On Oct. 1, 1979, the Colusa County Transit Agency was formed to be the sole public transit provider for Colusa County. At that time, the transit agency was managed under the Public Works Department, which began providing transportation utilizing a nine-passenger mini-bus and a station wagon. The agency had a staff of two drivers.
Today, the Transit Agency serves Colusa County with six buses and a staff of 10, which consists of three office personnel, six full-time drivers, and one full-time mechanic.
“[The Colusa County Transit] started 40 years ago with the idea to help transit dependent citizens, the handicapped, and the poor,” said Transit Manager, Thomas Simms, on the Pioneer Review’s podcast “The BACKPAGE,” which aired on Friday, Sept. 20. “We even provide a trip to Yuba City on Fridays.”
Operations include a demand response service with fixed-time routes. Buses depart Colusa at a set time and travel between Colusa, Williams, Arbuckle, Princeton, Maxwell, Stonyford, Sites, Grimes, and Meridian.
“We’ve hit some records on the number of passengers we’re carrying over the past couple of years,” said Simms. “And for the past three or four years, we have been offering free rides through a grant that is offered by the Low Carbon Transit Operations Program.”
In 2019, the Colusa County Transit Agency received a record amount of $42,000.
“When the grant program first started, the smaller agencies would get very little funding,” said Kent Boes, former Transit Manager. “We could do very little with what was given.”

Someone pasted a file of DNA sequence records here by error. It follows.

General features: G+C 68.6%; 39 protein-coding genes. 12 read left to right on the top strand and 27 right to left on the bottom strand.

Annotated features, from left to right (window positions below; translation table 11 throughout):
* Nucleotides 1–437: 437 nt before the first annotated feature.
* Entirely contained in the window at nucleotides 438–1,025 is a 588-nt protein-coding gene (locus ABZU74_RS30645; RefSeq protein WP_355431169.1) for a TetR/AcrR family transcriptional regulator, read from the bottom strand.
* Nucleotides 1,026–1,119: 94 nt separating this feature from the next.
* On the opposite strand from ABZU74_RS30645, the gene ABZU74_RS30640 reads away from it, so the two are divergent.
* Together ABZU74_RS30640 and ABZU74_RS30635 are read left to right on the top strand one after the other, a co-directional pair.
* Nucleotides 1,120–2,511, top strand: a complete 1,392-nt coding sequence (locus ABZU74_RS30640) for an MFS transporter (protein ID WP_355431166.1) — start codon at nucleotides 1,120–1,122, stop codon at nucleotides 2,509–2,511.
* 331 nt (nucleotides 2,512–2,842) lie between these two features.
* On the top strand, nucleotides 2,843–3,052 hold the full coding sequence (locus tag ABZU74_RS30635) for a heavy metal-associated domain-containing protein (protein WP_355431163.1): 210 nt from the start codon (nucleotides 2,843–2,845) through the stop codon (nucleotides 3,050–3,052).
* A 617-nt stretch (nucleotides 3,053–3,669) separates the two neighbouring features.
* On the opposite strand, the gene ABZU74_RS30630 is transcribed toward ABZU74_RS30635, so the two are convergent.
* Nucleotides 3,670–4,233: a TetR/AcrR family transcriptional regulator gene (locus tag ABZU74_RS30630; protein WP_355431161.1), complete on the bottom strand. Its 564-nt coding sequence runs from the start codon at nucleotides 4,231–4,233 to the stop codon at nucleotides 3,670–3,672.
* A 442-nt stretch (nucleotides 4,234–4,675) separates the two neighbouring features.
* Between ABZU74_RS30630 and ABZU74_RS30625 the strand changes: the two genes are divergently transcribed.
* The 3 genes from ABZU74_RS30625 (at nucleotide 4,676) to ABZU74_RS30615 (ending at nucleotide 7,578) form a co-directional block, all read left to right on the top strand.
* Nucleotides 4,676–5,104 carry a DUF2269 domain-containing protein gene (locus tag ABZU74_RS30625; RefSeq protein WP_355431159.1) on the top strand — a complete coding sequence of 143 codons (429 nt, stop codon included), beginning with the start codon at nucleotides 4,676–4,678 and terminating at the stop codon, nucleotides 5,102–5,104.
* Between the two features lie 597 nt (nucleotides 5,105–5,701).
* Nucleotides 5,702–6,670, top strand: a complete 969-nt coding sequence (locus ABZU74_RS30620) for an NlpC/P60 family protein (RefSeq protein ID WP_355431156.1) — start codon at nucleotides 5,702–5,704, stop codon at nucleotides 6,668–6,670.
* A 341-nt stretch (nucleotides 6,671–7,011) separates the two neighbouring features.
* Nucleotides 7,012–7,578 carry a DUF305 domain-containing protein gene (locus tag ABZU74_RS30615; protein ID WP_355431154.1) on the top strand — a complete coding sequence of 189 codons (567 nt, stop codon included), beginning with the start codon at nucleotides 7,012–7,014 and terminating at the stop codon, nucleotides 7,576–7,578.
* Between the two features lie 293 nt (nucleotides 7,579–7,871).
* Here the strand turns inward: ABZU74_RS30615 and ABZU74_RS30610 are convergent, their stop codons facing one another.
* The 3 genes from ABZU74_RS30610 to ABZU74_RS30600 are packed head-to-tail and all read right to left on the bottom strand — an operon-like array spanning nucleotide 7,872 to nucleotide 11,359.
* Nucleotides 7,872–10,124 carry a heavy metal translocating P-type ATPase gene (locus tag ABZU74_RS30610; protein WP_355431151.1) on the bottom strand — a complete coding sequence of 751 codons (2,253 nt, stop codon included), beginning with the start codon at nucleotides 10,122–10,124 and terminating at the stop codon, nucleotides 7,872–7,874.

Simms added that the key point of the grant is to lower carbon emissions or greenhouse emissions.
“The way the previous transit manager set-up the program is to offer free rides,” said Simms.
“If we could get more people on the bus, that pulls more cars off the roads, which lowers the carbon emissions,” Boes said. “It was a great way to use what little money the Transit Agency was given.”
“We’ve seen great success with the program,” Simms added. “We now offer free fares the last week of the month.”
“I like that the changes were made from a free day to a week, with the help of the additional funding,” said Boes. “Historically, we would see the ridership decline at the end of the month because people are waiting for their checks to come in. It helps the senior riders the whole month.”
In October, Sims said that for its 40th anniversary, the Colusa County Transit would offer the entire month of October fare free, allowing riders to go anywhere within the transit route.
The transit is a great option for those looking for public transportation for regular trips to local super markets, doctor appointments, or even to a friend’s home. Simms said that the transit provides a large amount of its services to the elderly, and handicapped.
“We provide medical transport for doctor appointments to locations outside of Colusa, up to an hour away,” said Simms. “We’ve taken riders to Chico, Sacramento, Davis.”
Simms noted that there are a number of grant programs that help cover the costs of transportation through the Transit, but that rides are limited. Those interested in the service need to call the transit for more information.
“We provide transportation to the Veteran’s Hall, daily, for the senior lunch program,” said Simms. “And we provide transportation for the Meals on Wheels program.”
In addition to its public duties, the transit also provides private services to county residents.
“We provides charter services for private events such as weddings, reunions, and more,” said Simms.
For additional information about charter services, contact the Colusa County Transit.
The Colusa County Transit also plans to provide free fare day during the Presidential Primary Election, on March 3, 2020, to county-wide polling places.
“As long as the grant holds and offered, we plan to provide a free fare day in November,” Simms added.
As the Colusa County Transit ramps up a month-long celebration with free fares, there will be surprise giveaways on randomly selected routes.
Need a ride? Call the Colusa County Transit at (530) 458-0287. ■